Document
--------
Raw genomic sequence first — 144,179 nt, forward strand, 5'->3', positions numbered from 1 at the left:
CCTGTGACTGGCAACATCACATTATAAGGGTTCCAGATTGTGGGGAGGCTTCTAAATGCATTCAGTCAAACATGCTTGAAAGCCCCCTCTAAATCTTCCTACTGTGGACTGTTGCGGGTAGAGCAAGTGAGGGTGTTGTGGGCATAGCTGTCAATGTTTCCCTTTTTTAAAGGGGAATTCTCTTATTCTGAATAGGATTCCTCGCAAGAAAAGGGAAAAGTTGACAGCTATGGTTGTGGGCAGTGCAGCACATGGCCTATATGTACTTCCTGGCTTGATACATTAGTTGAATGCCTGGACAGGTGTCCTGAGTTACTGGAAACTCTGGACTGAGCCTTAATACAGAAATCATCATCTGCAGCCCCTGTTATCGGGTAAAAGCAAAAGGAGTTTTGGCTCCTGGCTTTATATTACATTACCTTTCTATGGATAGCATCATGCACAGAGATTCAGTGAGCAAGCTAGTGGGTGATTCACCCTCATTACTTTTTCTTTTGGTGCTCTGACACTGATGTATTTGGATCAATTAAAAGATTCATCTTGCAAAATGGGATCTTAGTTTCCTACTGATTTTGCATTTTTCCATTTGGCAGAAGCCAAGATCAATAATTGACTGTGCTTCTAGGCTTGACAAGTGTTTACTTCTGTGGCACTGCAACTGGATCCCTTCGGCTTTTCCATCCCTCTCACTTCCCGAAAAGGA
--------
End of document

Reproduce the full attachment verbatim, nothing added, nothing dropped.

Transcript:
Raw genomic sequence first — 144,179 nt, forward strand, 5'->3', positions numbered from 1 at the left:
CCTGTGACTGGCAACATCACATTATAAGGGTTCCAGATTGTGGGGAGGCTTCTAAATGCATTCAGTCAAACATGCTTGAAAGCCCCCTCTAAATCTTCCTACTGTGGACTGTTGCGGGTAGAGCAAGTGAGGGTGTTGTGGGCATAGCTGTCAATGTTTCCCTTTTTTAAAGGGGAATTCTCTTATTCTGAATAGGATTCCTCGCAAGAAAAGGGAAAAGTTGACAGCTATGGTTGTGGGCAGTGCAGCACATGGCCTATATGTACTTCCTGGCTTGATACATTAGTTGAATGCCTGGACAGGTGTCCTGAGTTACTGGAAACTCTGGACTGAGCCTTAATACAGAAATCATCATCTGCAGCCCCTGTTATCGGGTAAAAGCAAAAGGAGTTTTGGCTCCTGGCTTTATATTACATTACCTTTCTATGGATAGCATCATGCACAGAGATTCAGTGAGCAAGCTAGTGGGTGATTCACCCTCATTACTTTTTCTTTTGGTGCTCTGACACTGATGTATTTGGATCAATTAAAAGATTCATCTTGCAAAATGGGATCTTAGTTTCCTACTGATTTTGCATTTTTCCATTTGGCAGAAGCCAAGATCAATAATTGACTGTGCTTCTAGGCTTGACAAGTGTTTACTTCTGTGGCACTGCAACTGGATCCCTTCGGCTTTTCCATCCCTCTCACTTCCCGAAAAGGA